Greater access to stores with healthy foods and other neighborhood-level factors were not associated with diet quality and food cost (hypothesis 1, Table 2). The group characterized by lower quality and higher cost reported eating out more often than did the other groups. However, one participant reported eating out daily. When this potential outlier was removed, the relationship between eating out to diet quality and cost was only marginal (p=0.06). Although there were no differences in perceived importance of convenience and taste, both high diet quality groups attached more importance to “healthy” and “nutritious” foods, compared to the low diet quality groups (hypotheses 2 and 3, Table 3). More frequent use of the Nutrition Facts label, but not menu planning, was related to higher diet quality (hypothesis 4, Table 3).

Table 2: Store characteristics and eating away from home by cost per person and quality of diet (n=117) 1

Variable  % (n)1or median2 High Quality and

Low Cost

n=30

High Quality and

High Cost

n=28

Low Quality and

Low Cost

n= 29

Low Quality and

High Cost

n= 30

P-value
Store has

wide choice1

(n=116)

73.3%

(22)

(n=30)

78.6%

(22)

(n=28)

71.4%

(20)

(n=28)

70%

(21)

(n=30)

0.89
Store sells

desired foods1

66.7%

(20)

57.1%

(16)

62.1%

(18)

60%

(18)

0.89
Store sells

healthy foods1

50%

(15)

57.1%

(16)

51.7%

(15)

60%

(18)

0.85
Store sells

affordable

foods1

36.7%

(11)

46.4%

(13)

27.6%

(8)

60%

(18)

0.07
Store easy to

reach1

56.7%

(17)

42.9%

(12)

44.8%

(13)

63.3%

(19)

0.34
Store is

supermarket or grocery1

(n=116)

100%

(30)

(n=30)

100%

(28)

(n=28)

93.1%

(27)

(n=29)

100%

(29)

(n=29)

0.41
Take car to

store1

96.7%

(29)

92.9%

(26)

89.7 %

(26)

90%

(27)

0.22
# Times ate

out last mo.2

3.0

(0-20)

3.0

(0-15)

3.0

(0-10)

4.0

(1-30)

0.05

1 Response, % (n), is “yes” or “strongly agree”; chi-square test  

Median (range), Kruskal-Wallis test

Table 3: Food shopping practices1 and attitudes2 by cost per person and quality of diet(n=117)

Variable  % (n) High Quality and

Low Cost

n=30

High Quality and

High Cost

n=28

Low Quality and

Low Cost

n=29

Low Quality and

High Cost

n=30

P-value
Plan meals1 50%

(15)

57.1%

(16)

41.4%

(12)

53.3%

(16)

0.66
Use Nutrition

Facts 1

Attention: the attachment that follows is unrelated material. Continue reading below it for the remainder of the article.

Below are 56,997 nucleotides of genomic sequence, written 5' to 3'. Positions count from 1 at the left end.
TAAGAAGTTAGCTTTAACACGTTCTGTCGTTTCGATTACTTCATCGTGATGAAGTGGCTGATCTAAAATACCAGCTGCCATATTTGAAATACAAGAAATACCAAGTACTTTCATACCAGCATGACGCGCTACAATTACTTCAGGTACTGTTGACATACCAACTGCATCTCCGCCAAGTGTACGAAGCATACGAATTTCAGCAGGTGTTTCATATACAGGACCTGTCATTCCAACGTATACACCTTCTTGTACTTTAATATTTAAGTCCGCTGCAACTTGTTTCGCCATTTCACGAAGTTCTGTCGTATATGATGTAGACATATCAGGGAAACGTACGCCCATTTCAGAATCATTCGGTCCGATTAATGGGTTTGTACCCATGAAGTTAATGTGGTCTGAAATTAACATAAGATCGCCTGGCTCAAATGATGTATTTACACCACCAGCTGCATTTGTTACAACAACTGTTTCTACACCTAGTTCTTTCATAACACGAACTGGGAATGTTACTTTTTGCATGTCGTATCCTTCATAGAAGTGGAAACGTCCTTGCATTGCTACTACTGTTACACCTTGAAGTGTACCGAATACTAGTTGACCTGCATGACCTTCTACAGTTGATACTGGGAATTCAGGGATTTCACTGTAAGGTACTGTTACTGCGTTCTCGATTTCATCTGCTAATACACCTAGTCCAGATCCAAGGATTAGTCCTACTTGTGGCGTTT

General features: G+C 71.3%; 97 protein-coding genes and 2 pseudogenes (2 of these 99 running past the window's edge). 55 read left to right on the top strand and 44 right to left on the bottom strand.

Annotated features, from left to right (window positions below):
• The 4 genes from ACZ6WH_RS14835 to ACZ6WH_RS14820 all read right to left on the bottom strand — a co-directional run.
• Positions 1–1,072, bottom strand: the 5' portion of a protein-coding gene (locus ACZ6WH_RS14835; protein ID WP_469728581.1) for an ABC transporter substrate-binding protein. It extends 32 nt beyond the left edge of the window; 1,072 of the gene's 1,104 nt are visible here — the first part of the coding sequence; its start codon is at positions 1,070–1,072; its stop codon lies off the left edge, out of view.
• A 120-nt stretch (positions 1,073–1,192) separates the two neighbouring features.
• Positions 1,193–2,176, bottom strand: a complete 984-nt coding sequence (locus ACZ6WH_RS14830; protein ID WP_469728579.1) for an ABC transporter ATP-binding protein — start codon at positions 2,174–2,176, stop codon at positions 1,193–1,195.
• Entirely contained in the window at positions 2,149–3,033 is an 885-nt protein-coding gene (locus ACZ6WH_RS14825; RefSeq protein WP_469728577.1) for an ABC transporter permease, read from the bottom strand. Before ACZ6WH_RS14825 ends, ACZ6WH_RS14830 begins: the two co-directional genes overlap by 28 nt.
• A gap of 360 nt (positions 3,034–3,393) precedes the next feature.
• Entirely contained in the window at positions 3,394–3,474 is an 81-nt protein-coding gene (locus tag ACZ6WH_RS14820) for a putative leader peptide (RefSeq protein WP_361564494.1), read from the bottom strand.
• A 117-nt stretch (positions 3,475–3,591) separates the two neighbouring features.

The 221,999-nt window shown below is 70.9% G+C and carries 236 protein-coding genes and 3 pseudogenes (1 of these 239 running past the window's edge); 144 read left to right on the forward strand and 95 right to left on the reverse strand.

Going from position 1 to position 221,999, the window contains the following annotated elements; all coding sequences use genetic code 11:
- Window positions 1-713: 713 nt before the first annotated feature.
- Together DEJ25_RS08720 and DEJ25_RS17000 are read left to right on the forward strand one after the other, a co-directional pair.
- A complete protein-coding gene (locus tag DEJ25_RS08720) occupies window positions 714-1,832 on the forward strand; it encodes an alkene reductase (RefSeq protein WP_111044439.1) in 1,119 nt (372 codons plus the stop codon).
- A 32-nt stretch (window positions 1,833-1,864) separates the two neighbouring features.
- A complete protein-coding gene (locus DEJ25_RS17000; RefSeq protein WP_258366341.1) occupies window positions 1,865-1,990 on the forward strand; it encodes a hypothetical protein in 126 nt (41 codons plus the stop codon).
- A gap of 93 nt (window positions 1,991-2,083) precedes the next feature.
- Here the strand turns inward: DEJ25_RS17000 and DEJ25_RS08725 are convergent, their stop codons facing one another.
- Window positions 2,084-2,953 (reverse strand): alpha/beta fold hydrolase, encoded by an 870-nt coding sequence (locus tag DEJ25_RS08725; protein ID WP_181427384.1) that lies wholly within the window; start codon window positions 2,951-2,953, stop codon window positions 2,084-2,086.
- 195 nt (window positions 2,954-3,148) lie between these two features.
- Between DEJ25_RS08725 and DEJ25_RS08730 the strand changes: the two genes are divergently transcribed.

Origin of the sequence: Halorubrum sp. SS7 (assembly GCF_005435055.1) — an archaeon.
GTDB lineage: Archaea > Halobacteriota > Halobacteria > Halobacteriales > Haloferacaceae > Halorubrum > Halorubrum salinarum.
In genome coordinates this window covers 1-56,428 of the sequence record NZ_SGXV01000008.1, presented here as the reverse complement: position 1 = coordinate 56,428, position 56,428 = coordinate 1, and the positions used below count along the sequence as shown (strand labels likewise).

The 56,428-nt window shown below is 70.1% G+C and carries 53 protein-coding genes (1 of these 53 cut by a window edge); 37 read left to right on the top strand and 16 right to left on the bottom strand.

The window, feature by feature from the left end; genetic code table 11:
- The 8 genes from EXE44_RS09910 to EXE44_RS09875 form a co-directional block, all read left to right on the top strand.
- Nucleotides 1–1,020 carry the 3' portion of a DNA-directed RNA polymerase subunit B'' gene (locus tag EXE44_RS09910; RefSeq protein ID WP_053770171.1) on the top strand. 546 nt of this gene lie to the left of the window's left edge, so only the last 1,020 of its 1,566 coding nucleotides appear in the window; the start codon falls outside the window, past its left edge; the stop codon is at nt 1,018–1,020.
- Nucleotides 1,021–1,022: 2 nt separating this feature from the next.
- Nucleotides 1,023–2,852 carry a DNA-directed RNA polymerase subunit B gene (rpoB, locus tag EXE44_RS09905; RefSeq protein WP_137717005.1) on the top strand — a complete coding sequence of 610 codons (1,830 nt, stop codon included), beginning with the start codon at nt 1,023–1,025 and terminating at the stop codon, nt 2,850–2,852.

60%

(18)

75%

(21)

37.9%

(11)

41.4%

(12)

0.02
Important that

foods are healthy2

80.0%

(24)

71.4%

(20)

37.9%

(11)

40%

(12)

0.0008
Important that

foods are

nutritious2

83.3%

(25)

67.9%

(19)

37.9%

(11)

43.3%

(13)

0.0009
Important that

foods take little

time to prepare2

50%

(15)

46.4%

(13)

34.5%

(10)

50%

(15)

0.59
Important that

foods fill me up2

70.0%

(21)

78.6%

(22)

55.2%

(16)

76.7%

(23)

0.20
Important that

foods taste good2

86.7%

(26)

96.4%

(27)

93.1%

(27)

96.7%

(29)

0.38

Responses for practices are 1=“Often or usually” or 0=“Sometimes, rarely or never”, chi-square test

2Responses for attitudes are 1=“Strongly agree” or 0=“Somewhat agree, neither agree nor disagree, somewhat disagree, or strongly disagree”

Discussion

In this convenience sample of low-income women, some managed to eat higher quality diets at a lower cost. Those with higher quality diets were more likely to have finished high school, use the Nutrition Facts label, and place more value on choosing nutritious foods. Along with taste and convenience, greater access to stores with healthy foods and other neighborhood-level factors were not associated with diet quality and food cost. In addition, lower quality diets were associated with SNAP and TANF, but not WIC, participation although all the women were low-income.

Our study reported an HEI of 43.8 to 45.3 for the women in low-diet-quality groups, among whom SNAP participation was high (> 50%). This estimate is essentially the same as the HEI of 44.4 for SNAP participants, reported by the National Health and Nutrition Examination Survey (NHANES) 1998-2008 study (Leung et al. 2012). In that study, SNAP participation, compared to nonparticipation, was associated with lower diet quality scores for some components of the HEI-2005, though the effect of SNAP on diet quality was no longer significant after controlling for potential confounders. In our study, the small sample size precluded a multivariate analysis to determine if confounders might explain the relationship between SNAP and diet quality.